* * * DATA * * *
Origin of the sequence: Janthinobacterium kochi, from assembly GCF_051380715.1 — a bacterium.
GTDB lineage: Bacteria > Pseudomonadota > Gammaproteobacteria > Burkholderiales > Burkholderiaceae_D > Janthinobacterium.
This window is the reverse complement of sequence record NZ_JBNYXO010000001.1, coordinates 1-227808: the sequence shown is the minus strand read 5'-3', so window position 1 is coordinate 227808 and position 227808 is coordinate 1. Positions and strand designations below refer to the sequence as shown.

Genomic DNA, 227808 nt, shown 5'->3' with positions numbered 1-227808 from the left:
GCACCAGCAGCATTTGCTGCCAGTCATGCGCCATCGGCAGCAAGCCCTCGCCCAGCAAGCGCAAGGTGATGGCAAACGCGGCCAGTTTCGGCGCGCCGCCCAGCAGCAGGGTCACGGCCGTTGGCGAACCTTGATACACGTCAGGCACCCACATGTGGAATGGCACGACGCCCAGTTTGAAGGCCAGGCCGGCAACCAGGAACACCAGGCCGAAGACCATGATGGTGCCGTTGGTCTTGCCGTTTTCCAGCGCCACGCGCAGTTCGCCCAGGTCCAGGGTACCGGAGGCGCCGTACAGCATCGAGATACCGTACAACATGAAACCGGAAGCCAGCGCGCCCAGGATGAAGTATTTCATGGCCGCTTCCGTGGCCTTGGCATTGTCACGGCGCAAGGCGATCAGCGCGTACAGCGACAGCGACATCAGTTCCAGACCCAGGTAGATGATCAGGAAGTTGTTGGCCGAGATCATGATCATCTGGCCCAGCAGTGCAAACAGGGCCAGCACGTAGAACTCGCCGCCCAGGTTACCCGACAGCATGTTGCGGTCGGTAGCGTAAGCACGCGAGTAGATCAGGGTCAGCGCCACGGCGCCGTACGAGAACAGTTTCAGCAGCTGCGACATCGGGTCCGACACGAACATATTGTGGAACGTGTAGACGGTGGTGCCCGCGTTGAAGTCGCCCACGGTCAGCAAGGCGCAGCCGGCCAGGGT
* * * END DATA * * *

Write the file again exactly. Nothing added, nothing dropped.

Origin of the sequence: Janthinobacterium kochi, from assembly GCF_051380715.1 — a bacterium.
GTDB lineage: Bacteria > Pseudomonadota > Gammaproteobacteria > Burkholderiales > Burkholderiaceae_D > Janthinobacterium.
This window is the reverse complement of sequence record NZ_JBNYXO010000001.1, coordinates 1-227808: the sequence shown is the minus strand read 5'-3', so window position 1 is coordinate 227808 and position 227808 is coordinate 1. Positions and strand designations below refer to the sequence as shown.

Genomic DNA, 227808 nt, shown 5'->3' with positions numbered 1-227808 from the left:
GCACCAGCAGCATTTGCTGCCAGTCATGCGCCATCGGCAGCAAGCCCTCGCCCAGCAAGCGCAAGGTGATGGCAAACGCGGCCAGTTTCGGCGCGCCGCCCAGCAGCAGGGTCACGGCCGTTGGCGAACCTTGATACACGTCAGGCACCCACATGTGGAATGGCACGACGCCCAGTTTGAAGGCCAGGCCGGCAACCAGGAACACCAGGCCGAAGACCATGATGGTGCCGTTGGTCTTGCCGTTTTCCAGCGCCACGCGCAGTTCGCCCAGGTCCAGGGTACCGGAGGCGCCGTACAGCATCGAGATACCGTACAACATGAAACCGGAAGCCAGCGCGCCCAGGATGAAGTATTTCATGGCCGCTTCCGTGGCCTTGGCATTGTCACGGCGCAAGGCGATCAGCGCGTACAGCGACAGCGACATCAGTTCCAGACCCAGGTAGATGATCAGGAAGTTGTTGGCCGAGATCATGATCATCTGGCCCAGCAGTGCAAACAGGGCCAGCACGTAGAACTCGCCGCCCAGGTTACCCGACAGCATGTTGCGGTCGGTAGCGTAAGCACGCGAGTAGATCAGGGTCAGCGCCACGGCGCCGTACGAGAACAGTTTCAGCAGCTGCGACATCGGGTCCGACACGAACATATTGTGGAACGTGTAGACGGTGGTGCCCGCGTTGAAGTCGCCCACGGTCAGCAAGGCGCAGCCGGCCAGGGT